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Many centuries from now, a race of advanced AI who now rule humanity, but who are aware that they themselves are leaderless, begin the construction of a huge dyson-sphere fuelled computer brain to rule over them, (hereafter referred to as a Dyson Brain).

This Dyson Brain encircles the sun at 0.1 AU. The material needed to build it came primarily from Mercury, (though some came from asteroids) as the rest of the sol system is inhabited.

However, the builders of this Dyson Brain, being of an ecological frame of mind, do not want it to have a profound effect on Earth or the rest of the sol system for that matter. That is, they don’t want it to absorb all the sun’s energy output, and so make it diffuse accordingly.

So, what is the maximum percent of the sun’s energy that can be absorbed by this Dyson Brain, before it starts to have a noticeable effect on the climate of Earth and the rest of the planets?

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    $\begingroup$ I think you mean the maximum percentage in the last paragraph, not the minimum percentage. $\endgroup$ Mar 2, 2023 at 21:03
  • $\begingroup$ Related. Had you thought (as suggested by ideas in the other question's answers) you could build one which let sufficient light through onto the "important" planets, it should be smart enough to do that. It becomes a question of working out how much is "sufficient" then. It could enable on-the-fly climate modification, maybe even weather control. $\endgroup$ Mar 2, 2023 at 21:27
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    $\begingroup$ why do the AIs want to be ruled over and if they do want that why don't they just elect one of themselves? $\endgroup$
    – user253751
    Mar 3, 2023 at 18:42
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    $\begingroup$ Why do AIs need to waste time and effort building a bigger AI? $\endgroup$
    – Ian Kemp
    Mar 4, 2023 at 17:56
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    $\begingroup$ @IanKemp That question is masterfully answered by Douglas Adams in *The Hitchhiker's Guide to the Galaxy." The first one only tells you the answer to the question of Life, the Universe and Everything. You need the second, bigger one to know what the question was in the first place. $\endgroup$
    – JBH
    Mar 6, 2023 at 20:04

8 Answers 8

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Give your Dyson sphere an equatorial window

All of the inhabitable parts of the solar system lie along a single plane meaning that we don't need any of the sun light escaping above or below this relatively narrow band. So, if the equator of a Dyson sphere were some sort of giant window or mesh, you could capture most of the sun's energy, and still not effect any of the planets or moons anywhere inside of the solar system's habitable zone.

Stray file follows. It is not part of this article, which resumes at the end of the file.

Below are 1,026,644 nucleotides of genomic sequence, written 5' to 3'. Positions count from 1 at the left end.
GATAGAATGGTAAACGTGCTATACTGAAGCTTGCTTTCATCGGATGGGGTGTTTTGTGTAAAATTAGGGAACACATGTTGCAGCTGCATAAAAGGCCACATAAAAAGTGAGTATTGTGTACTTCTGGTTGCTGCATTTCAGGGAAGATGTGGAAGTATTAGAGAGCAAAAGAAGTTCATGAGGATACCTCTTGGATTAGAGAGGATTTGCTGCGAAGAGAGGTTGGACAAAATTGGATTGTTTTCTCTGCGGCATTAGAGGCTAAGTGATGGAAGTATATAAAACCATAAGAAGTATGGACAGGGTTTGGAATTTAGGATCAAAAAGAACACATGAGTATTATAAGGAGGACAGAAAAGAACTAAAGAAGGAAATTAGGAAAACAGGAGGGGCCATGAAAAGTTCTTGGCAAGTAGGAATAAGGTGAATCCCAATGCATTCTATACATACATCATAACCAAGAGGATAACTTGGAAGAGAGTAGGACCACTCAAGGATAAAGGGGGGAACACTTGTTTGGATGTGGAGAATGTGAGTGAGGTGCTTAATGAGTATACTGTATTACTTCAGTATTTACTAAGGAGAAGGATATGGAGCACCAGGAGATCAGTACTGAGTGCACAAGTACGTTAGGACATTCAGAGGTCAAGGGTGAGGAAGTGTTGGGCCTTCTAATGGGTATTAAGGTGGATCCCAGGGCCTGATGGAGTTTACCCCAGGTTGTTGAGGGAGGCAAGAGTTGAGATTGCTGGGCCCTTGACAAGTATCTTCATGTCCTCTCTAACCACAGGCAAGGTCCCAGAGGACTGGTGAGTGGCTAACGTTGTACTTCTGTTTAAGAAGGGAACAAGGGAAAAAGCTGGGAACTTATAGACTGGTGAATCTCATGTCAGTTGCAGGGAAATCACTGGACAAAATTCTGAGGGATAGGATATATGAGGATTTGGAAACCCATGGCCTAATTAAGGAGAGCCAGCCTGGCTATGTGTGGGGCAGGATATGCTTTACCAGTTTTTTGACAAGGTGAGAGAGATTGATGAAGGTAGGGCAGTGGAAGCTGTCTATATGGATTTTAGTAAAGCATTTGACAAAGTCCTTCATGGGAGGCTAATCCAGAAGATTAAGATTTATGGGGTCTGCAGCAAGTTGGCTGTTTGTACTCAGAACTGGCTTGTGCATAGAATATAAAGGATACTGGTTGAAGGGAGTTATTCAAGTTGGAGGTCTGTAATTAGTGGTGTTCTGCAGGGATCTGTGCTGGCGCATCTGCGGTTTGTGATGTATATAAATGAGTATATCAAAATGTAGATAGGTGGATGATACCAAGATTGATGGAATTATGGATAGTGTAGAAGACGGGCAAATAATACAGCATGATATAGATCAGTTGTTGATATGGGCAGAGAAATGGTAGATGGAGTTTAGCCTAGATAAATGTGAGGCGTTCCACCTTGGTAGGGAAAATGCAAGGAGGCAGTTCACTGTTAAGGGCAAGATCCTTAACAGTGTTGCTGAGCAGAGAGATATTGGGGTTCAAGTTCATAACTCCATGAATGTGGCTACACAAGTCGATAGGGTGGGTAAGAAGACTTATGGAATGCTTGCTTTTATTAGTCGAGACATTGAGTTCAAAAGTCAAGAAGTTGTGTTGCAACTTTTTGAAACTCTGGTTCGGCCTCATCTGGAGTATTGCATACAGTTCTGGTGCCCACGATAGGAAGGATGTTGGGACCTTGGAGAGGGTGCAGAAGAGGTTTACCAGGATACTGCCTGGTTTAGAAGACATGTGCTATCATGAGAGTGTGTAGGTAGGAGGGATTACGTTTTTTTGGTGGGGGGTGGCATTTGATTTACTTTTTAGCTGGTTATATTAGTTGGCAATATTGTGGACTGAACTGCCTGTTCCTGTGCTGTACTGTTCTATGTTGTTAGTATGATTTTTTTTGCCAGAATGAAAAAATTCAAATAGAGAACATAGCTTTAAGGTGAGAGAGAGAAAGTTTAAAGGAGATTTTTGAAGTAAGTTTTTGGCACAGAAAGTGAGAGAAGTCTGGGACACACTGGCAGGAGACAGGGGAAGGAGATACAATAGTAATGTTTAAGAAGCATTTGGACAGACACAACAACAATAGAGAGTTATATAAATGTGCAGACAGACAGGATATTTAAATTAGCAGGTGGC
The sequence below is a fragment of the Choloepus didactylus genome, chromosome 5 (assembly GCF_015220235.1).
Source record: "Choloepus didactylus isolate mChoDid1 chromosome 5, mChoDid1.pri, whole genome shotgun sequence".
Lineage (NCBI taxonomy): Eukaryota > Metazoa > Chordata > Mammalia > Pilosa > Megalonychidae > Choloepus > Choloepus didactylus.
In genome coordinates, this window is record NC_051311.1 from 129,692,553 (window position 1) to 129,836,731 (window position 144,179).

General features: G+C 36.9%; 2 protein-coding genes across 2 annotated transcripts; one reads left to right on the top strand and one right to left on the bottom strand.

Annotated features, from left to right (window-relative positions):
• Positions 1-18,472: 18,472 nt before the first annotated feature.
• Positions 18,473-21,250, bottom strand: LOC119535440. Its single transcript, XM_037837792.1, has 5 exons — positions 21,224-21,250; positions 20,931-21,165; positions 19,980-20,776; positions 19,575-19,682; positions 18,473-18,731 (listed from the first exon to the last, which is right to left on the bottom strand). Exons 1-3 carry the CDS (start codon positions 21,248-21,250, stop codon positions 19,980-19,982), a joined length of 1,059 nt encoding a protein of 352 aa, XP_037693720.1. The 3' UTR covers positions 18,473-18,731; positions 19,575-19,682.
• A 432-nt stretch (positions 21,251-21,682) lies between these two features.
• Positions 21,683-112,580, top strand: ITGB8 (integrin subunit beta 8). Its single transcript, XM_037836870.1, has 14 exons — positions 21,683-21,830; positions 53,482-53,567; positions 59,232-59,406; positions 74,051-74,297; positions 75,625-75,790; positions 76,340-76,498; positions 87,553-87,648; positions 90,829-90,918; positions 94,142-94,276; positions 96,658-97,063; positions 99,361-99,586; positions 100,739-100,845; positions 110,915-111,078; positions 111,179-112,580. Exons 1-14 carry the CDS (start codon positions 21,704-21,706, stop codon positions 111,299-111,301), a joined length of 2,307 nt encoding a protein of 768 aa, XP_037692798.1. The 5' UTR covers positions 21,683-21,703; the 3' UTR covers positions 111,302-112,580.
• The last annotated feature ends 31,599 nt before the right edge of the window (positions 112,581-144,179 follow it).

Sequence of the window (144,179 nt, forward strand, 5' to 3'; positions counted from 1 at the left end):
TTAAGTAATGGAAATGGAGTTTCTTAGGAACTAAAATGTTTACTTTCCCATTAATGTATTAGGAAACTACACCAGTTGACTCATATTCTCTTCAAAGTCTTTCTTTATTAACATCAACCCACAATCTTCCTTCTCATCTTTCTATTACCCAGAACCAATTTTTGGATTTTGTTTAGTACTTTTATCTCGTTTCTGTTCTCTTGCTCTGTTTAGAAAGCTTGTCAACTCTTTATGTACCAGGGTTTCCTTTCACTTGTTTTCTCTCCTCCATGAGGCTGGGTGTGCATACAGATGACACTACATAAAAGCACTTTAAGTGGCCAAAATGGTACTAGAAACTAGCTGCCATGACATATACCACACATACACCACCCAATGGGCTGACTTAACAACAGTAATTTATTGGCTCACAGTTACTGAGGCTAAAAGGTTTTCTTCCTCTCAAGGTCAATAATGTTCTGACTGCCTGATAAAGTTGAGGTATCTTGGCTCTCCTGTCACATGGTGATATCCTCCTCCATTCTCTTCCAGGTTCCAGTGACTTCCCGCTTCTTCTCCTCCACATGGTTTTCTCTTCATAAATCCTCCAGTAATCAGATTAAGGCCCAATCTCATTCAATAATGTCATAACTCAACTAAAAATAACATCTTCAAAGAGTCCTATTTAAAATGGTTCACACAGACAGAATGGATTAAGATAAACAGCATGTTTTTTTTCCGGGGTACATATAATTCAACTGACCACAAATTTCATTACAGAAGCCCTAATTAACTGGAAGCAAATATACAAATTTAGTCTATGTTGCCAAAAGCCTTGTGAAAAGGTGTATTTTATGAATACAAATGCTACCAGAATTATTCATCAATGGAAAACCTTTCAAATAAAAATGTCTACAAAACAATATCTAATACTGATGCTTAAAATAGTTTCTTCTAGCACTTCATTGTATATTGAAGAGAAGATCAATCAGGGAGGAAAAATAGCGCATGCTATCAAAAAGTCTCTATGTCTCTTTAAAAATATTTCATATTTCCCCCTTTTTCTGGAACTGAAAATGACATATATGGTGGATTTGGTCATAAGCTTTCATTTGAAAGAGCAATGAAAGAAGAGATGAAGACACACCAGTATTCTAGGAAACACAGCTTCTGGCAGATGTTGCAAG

A mesh or window will of course still absorb some light; so, you can compensate by using reflector holes or gigantic laser arrays above and below the window to redirect some extra light back along the equatorial plane to compensate for what is blocked by the window.

Since the sun has a dimeter of about 1.4 million km and your sphere has a radius of about about 15 million km, this means that from the perspective of the Dyson sphere's surface, the sun would take up about about 5.34 degrees in the sky... that said, you may be able get away with a little smaller than 5.34 degrees because of the aperture effect of the distance between the sphere and Sun. From the Earth for example, the sun takes up about 0.53 degrees in the sky and the Sphere takes up about 6.36 degrees because the sphere is closer to the Earth than the Sun. That means the window would only need to be about 4.81 degrees of the sphere's surface area to not effect Earth... but the farther from Earth you want to protect, the closer to 5.34 degrees you need the window to be.

enter image description here

Or, just use reflectors/laser arrays...

Another thought is to only use reflectors/laser arrays and aim their beams of light at just the worlds you want to maintain. In this case, you just reduce the cross sectional area of all the planets you want to maintain from the total power of the sun. In this way, you could make all planets, regardless of distance, get the same amount of sunlight as Earth even further aiding in terraforming.

This will certainly increase the power available to the AI, and comes with some interesting bonus abilities, but it also means if something ever goes critically wrong or the AI ever decides to go genocidal, that all life could be more easily snuffed out... so you'll need to decide if your AIs value redundancy and safety or efficiency as their higher priority.

The Black Body Radiation Problem

As mentioned in comments, the sphere itself will heat up from the sunlight and be scattered making the whole sphere glow with equivalent IR energy as the whole sun. While this energy will be in too low of a frequency to see or be useful in photosynthesis, it will still heat up all of your solar system by a significant margin.

To counter this, your entire sphere will need to use infrared mirrors to reflect the sphere's blackbody radiation back into space away from the inner worlds. If you angle the reflectors just right, again, you can use the black body radiation to help warm Mars and the outer moons for terraforming while protecting the Earth and Venus from excess heat.

Of course, IR reflection is not perfect. Your best IR reflectors (gold) can reflect about 99% of IR radiation, but it is unlikely that Mercury will have enough gold for this; so, you will likely need to use silicate based refractors backed with a polished aluminum reflective surface which can get you into the 95-98% efficiency rating.